Federal courtrooms in border regions are exhibiting standing-room-only situations following the implementation of U.S. Attorney General Jeff Sessions demand for zero tolerance of illegal crossings. The policy is packing dockets with recently arrested illegal immigrants, many of whom are parents separated from their children under new enforcement actions.
In one Texas border courthouse, 92 defendants filled the five benches normally utilized by visitors and court staff, Los Angeles Times reporter Molly Hennessy-Fiske wrote.
“It’s packed in there,” one of the guards told the reporter. “This is what it’s going to be like from now on — no more ‘catch and release.’ ”
The Times article said the impact is most visible in South Texas where the majority of illegal Central American border crossers illegally enter the U.S. The Rio Grande Valley Sector accounts for largest numbers. More than half of all Family Unit Alien and nearly half of all Unaccompanied Alien Children apprehensions occur in this single sector, according to the latest Southwest Border Migration Report released earlier this month.
“The impact is worst in McAllen, but it’s everywhere,” federal public defender for the Southern District of Texas Marjorie Meyers told the Times. She called it “an explosion.” She said the impact is being felt in all four divisions of the district, including Corpus Christi, which is located more than 120 miles from the Mexican border.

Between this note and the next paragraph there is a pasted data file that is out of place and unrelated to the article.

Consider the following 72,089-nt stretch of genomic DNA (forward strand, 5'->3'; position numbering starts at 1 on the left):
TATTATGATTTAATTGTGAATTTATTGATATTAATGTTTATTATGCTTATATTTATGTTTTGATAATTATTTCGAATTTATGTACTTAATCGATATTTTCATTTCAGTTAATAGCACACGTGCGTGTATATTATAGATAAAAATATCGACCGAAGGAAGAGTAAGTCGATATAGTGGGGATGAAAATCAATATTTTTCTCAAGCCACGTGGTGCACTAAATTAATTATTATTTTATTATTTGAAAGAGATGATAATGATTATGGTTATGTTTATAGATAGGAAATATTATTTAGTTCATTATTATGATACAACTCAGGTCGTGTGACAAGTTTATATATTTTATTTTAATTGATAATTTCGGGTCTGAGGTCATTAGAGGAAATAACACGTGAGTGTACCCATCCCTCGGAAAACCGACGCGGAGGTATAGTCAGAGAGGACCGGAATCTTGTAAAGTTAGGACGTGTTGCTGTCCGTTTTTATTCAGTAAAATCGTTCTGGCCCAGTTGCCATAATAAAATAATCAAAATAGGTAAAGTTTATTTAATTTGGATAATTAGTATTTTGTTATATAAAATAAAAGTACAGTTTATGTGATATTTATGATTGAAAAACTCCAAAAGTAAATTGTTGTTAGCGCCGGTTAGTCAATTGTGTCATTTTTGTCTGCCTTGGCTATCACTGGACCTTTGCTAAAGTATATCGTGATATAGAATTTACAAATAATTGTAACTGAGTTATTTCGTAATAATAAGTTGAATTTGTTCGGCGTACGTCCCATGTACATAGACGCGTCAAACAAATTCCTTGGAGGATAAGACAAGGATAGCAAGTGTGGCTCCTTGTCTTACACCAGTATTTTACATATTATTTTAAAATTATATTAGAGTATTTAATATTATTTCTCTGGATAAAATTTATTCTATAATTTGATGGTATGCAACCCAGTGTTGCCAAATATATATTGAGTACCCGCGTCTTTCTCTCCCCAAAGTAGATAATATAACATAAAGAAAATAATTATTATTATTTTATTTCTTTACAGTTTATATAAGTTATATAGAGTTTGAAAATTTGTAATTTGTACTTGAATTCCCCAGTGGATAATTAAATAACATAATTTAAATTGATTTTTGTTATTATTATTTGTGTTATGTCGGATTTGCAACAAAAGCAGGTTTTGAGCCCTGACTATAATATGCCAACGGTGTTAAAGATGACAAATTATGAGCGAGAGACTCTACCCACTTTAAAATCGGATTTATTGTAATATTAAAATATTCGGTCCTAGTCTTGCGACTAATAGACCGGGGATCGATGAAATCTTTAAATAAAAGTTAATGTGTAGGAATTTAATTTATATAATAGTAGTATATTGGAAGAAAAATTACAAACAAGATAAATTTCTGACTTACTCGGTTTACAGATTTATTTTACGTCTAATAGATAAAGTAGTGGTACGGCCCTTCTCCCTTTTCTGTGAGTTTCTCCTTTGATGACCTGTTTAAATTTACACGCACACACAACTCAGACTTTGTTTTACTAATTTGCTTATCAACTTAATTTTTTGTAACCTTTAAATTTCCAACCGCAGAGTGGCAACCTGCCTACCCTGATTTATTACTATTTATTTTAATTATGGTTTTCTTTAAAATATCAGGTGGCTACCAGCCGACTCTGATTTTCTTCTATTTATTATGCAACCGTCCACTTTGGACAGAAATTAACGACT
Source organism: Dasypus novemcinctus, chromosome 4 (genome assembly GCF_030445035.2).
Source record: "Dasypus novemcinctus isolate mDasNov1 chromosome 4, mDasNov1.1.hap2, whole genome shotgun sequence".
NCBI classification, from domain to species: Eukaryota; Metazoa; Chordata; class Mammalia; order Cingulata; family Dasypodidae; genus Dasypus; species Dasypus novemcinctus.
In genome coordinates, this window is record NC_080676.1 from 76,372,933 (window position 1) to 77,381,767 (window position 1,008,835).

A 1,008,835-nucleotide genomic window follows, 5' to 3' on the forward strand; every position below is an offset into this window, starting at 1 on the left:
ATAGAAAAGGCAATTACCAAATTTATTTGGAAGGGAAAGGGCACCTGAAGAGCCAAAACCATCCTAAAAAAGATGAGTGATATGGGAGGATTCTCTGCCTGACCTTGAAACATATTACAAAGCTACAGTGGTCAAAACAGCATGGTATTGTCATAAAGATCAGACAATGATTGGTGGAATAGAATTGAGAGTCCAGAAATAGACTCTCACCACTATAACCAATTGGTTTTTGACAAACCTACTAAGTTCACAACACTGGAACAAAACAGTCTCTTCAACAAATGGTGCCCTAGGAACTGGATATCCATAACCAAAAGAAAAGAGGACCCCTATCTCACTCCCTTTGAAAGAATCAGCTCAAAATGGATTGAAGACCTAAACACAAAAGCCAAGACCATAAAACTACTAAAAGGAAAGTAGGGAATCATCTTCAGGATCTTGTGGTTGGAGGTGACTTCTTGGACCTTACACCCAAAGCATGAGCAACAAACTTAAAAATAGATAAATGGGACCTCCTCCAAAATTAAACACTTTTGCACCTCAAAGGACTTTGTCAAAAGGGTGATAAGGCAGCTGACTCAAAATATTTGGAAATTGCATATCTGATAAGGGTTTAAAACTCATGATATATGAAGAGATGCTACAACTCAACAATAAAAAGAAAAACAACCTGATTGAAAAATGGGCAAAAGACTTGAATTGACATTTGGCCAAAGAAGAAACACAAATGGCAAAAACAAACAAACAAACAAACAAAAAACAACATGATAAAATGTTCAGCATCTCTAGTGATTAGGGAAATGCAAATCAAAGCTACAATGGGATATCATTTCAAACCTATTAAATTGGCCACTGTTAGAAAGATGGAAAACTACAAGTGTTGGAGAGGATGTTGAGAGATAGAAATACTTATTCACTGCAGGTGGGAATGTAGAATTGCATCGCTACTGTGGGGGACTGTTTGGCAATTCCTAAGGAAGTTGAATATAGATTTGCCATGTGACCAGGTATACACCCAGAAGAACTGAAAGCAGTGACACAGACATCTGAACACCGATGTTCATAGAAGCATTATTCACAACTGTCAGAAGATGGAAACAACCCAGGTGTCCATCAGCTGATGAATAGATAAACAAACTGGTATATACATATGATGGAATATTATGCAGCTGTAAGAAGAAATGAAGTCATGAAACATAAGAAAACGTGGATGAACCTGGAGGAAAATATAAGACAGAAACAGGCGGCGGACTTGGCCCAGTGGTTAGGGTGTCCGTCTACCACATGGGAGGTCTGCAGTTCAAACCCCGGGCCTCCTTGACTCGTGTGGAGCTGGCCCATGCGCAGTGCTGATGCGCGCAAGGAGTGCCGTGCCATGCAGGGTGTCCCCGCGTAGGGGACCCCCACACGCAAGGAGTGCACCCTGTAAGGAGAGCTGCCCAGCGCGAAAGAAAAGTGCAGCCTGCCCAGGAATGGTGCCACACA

Another public defender, Miguel “Andy” Nogueras, said the Southern District of Texas has always been one of the busiest in the nation. “Now its ridiculous,” Nogueras said.
The Times reported that of the 92 facing prosecution on this one day, 65 had a previous criminal history. Ten of those in court were parents who saw their children removed from them after they crossed. The Trump Administration implemented a policy to remove the children from the parent’s custody when they are arrested at the border.
The article states that most of the migrants plead guilty to the charge and are sentenced to time served. However, the misdemeanor conviction means that if they are deported and subsequently return to the U.S., they could face felony prosecution with a maximum penalty of up to 20 years in prison.
U.S. Magistrate Judge Peter Ormsby processed each criminal case individually and asked each of the migrants if they understood their rights and if they had spoken with an attorney. The judge admonished the migrants that further returns to the U.S. would result in stronger sentences.
The Times reporter returned to the court the following day and found 70 more illegal immigrants awaiting the same process. She wrote that 66 of these had no previous criminal record and 18 were separated from families.